Production Editorial Manager

“A humanities education helps you see the world from different and useful perspectives,” says Seth Townley. “The critical thinking skills gained during my studies at SUM are vital to my work at Taylor & Francis Group,” which is one of the world's leading publishers of academic research.

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Seth Townley

- Describe the most important tasks you have in your job today

– I lead a team of production editors whose job it is to project manage the process of taking book manuscripts from submission through to print-ready files. This involves them coordinating between authors and external suppliers such as copy editors, typesetters, proofreaders and indexers. The most important tasks I do every day include assessing manuscripts as they come in, assigning them to a member of my team and giving direction on their specific production requirements. I am responsible for the recruitment, training and development of production editors on my team. I also undertake process improvement projects aimed at keeping our practices up to date with technological advances in the industry.

- What do you like best about your job?

– I believe the work we do as an academic publisher is incredibly important. Never more so than today when disinformation is so easily disseminated and it’s not always easy to distinguish reliable sources from unreliable ones. Trusted sources of peer-reviewed research and scholarship are vital to a free and open society equipped to deal with the social, political, economic and environmental challenges of the twenty-first century. I like feeling that the job I do contributes in a small but positive way to these issues, and being exposed to the wealth of high-quality academic writing that we produce into books.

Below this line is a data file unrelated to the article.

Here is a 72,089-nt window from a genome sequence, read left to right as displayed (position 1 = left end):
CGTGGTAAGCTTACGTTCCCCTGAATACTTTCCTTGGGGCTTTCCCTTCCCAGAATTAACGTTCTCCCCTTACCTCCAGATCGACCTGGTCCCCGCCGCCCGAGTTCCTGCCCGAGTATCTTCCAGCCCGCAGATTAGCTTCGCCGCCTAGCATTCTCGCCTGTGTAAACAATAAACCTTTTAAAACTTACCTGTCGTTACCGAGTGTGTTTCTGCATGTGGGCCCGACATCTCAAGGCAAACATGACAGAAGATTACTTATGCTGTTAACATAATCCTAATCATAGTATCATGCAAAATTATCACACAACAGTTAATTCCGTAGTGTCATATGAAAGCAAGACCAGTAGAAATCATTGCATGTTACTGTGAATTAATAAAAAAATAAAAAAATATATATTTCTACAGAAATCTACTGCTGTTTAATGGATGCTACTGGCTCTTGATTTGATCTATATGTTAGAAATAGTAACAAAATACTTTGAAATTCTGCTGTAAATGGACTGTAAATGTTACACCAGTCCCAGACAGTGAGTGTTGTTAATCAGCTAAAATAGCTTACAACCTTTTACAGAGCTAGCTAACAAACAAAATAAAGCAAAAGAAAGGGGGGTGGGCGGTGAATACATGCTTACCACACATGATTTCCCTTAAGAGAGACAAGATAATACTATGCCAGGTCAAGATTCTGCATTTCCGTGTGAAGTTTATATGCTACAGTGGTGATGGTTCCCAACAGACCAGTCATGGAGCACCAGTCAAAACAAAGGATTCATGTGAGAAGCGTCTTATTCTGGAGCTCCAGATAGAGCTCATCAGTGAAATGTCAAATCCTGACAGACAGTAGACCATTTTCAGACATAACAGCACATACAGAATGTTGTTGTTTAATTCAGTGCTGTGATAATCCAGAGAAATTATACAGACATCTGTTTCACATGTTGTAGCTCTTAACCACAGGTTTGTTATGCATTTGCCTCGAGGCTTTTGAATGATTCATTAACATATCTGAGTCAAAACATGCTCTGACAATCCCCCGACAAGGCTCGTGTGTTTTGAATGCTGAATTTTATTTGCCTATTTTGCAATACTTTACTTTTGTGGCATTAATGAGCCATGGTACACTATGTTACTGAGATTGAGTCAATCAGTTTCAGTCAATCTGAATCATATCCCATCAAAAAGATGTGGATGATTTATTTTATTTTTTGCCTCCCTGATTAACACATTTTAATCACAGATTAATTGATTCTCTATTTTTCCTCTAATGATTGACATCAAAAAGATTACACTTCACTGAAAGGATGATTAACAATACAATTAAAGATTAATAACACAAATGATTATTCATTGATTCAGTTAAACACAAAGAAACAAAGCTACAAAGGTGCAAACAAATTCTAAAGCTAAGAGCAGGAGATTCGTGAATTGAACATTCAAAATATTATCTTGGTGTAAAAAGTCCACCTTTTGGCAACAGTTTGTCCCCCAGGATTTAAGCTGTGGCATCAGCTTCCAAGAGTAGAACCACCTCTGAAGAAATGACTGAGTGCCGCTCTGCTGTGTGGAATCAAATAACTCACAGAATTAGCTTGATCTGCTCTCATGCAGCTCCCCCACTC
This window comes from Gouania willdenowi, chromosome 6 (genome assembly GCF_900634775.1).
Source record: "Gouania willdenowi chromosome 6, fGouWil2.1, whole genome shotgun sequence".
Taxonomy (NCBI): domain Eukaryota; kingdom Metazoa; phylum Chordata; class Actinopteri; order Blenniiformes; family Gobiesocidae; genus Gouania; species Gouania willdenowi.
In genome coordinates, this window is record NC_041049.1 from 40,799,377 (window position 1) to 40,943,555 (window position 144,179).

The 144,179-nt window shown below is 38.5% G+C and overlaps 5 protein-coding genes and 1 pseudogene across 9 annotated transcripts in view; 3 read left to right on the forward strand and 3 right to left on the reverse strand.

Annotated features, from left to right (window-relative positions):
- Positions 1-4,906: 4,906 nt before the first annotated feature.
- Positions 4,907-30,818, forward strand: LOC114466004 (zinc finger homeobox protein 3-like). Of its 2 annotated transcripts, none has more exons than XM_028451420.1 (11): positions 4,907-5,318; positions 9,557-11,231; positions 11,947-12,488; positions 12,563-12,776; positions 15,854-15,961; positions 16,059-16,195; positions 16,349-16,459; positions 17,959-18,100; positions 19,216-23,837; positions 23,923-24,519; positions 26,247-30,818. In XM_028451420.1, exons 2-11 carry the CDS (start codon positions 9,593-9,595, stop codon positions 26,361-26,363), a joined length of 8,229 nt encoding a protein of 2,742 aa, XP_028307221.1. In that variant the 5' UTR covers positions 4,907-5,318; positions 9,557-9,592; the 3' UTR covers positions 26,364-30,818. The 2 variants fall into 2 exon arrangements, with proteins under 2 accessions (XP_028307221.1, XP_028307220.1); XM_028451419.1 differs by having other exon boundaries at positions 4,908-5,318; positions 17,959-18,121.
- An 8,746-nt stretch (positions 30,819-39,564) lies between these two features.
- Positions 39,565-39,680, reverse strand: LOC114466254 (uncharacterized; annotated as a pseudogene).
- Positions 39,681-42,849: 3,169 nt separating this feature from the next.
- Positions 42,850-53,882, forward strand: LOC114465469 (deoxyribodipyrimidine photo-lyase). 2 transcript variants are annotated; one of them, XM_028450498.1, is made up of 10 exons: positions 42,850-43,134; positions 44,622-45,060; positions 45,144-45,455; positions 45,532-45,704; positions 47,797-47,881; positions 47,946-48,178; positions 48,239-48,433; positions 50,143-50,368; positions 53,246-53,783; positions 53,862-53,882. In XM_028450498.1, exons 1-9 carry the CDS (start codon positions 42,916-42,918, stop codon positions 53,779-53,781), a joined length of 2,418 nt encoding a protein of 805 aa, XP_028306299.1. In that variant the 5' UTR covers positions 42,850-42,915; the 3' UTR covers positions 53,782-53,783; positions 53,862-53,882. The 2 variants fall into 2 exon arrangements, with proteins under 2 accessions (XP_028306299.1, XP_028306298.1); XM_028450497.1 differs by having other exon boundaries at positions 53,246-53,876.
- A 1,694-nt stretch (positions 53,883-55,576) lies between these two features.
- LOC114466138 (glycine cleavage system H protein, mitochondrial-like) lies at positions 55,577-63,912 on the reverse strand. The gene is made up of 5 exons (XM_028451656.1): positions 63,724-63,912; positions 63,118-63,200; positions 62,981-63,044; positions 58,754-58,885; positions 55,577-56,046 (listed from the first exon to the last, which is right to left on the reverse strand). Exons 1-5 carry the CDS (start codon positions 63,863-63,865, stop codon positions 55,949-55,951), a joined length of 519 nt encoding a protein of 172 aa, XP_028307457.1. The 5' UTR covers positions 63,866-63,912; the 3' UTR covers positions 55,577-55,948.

How is the education from The Faculty of Humanities relevant in this job?

– The fact that the two-year master’s at SUM is interdisciplinary was the perfect preparation for working at a company that publishes work from across all of humanities and social sciences, as well as STEM. It’s relevant in many ways, but perhaps most usefully the critical thinking skills I gained during my studies are vital to the part of my role which involves examining our processes for producing books and improving them to make them more efficient and relevant to the newer ways in which academic content is distributed and consumed. A humanities education helps you see the world from different and useful perspectives.

- What’s your best tip for new students who are thinking about job opportunities after graduation?

– Look beyond just the jobs that are immediately relevant to your studies. Unless you’re going into research or have done a vocational degree you’ll be lucky if you find an employer that is simply looking for someone with expertise in the area you studied. This isn’t to say your subject knowledge won’t benefit you once you’re in your job, but employers are often looking primarily for the organisational, critical thinking and communication skills they associate with people who have completed higher education over expertise in a particular area. That said, if you are at SUM and do like the idea of going on to work in academic publishing, you couldn’t do much better than volunteering for the editorial board of the excellent Tvergastein Journal.

By Torunn Nyland, Career and Employability Coordinator HF
Published Jan. 24, 2020 2:11 PM - Last modified Jan. 24, 2020 2:11 PM